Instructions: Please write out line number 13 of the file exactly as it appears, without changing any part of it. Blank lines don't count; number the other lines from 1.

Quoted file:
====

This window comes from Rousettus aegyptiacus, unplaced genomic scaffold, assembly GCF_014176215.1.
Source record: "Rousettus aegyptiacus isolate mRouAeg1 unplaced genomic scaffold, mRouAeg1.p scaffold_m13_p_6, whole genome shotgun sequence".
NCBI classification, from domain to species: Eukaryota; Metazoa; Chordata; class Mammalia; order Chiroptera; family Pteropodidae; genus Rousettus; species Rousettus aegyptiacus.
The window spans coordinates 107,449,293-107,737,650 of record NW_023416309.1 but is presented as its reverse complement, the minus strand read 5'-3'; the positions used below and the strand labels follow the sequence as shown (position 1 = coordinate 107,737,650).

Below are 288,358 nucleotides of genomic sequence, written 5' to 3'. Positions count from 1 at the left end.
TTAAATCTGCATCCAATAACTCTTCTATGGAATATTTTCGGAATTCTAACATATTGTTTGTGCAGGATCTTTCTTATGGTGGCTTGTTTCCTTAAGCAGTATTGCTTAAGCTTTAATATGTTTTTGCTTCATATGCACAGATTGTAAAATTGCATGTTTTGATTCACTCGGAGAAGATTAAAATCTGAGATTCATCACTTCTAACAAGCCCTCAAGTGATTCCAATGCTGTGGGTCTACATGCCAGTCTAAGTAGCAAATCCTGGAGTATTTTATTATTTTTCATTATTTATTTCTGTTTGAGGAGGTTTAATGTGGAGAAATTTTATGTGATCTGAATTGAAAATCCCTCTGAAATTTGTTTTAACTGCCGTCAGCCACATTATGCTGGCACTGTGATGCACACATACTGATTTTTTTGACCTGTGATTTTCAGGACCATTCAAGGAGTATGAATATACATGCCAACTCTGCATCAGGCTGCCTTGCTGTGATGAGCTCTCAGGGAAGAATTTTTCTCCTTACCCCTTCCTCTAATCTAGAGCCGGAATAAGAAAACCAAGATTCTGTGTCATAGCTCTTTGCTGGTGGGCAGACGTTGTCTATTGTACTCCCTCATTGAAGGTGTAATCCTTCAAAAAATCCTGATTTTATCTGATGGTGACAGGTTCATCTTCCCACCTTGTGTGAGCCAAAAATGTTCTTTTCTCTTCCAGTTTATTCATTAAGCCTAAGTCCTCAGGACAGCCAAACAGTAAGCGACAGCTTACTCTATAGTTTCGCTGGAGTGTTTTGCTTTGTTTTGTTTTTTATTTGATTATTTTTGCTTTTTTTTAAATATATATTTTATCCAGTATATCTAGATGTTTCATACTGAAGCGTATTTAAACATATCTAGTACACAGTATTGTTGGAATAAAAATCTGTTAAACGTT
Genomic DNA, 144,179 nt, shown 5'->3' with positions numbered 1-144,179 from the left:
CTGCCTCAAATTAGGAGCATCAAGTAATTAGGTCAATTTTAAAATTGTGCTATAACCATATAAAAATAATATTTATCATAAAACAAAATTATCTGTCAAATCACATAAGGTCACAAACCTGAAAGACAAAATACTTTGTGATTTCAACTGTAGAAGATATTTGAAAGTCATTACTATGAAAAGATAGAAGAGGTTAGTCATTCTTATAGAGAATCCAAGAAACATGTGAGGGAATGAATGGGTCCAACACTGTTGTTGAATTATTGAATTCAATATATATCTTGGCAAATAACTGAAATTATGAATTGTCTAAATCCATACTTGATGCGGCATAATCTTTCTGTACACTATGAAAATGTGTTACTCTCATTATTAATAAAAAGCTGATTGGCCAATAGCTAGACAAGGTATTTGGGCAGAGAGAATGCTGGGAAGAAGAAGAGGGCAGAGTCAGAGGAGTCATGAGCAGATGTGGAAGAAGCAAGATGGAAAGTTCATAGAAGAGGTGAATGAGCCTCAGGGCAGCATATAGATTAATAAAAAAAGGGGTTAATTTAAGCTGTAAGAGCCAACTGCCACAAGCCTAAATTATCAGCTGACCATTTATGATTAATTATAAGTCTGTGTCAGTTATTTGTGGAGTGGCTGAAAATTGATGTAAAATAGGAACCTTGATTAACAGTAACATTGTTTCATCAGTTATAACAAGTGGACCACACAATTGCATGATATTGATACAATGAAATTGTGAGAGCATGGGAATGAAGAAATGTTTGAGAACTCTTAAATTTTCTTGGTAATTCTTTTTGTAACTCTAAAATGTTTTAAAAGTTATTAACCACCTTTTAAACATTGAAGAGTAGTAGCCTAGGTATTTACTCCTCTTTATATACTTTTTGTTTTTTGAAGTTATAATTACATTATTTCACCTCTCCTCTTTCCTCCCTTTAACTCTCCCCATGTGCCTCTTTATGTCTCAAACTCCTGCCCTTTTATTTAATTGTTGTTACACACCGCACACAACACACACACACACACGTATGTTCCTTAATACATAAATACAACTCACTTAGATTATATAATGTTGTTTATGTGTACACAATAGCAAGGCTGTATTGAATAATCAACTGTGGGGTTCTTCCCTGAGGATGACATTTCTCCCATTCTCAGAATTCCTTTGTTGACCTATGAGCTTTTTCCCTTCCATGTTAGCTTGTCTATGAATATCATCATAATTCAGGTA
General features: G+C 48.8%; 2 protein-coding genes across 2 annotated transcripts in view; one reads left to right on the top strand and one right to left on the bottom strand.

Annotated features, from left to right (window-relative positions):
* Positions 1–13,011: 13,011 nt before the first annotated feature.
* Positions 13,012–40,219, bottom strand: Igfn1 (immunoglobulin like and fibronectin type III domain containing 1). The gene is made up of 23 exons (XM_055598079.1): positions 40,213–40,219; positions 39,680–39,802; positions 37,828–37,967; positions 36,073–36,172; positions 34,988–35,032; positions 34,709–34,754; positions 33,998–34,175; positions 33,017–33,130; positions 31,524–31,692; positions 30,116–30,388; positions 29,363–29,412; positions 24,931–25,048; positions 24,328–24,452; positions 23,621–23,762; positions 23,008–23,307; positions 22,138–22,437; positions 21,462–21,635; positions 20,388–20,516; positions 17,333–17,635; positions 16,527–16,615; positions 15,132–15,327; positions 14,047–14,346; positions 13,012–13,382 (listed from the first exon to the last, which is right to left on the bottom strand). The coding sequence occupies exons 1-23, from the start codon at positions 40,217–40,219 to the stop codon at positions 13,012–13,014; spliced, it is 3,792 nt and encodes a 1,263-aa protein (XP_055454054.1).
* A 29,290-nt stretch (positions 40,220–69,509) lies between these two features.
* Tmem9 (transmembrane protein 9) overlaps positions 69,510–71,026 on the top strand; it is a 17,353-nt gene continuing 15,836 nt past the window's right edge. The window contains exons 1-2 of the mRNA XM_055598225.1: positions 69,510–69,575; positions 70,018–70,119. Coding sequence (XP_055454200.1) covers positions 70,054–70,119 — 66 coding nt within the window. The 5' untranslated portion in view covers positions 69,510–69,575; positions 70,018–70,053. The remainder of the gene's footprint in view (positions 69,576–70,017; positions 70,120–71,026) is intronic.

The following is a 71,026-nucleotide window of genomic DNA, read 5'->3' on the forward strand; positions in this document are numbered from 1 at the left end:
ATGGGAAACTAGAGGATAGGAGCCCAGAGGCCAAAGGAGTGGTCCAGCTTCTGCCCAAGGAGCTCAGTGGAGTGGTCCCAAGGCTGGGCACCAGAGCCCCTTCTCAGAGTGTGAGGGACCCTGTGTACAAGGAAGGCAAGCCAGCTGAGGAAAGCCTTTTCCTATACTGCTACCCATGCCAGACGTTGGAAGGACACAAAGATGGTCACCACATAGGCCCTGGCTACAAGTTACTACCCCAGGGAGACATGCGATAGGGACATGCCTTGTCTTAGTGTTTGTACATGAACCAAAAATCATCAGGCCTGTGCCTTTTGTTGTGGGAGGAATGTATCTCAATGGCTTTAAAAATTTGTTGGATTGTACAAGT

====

* A 29,290-nt stretch (positions 40,220–69,509) lies between these two features.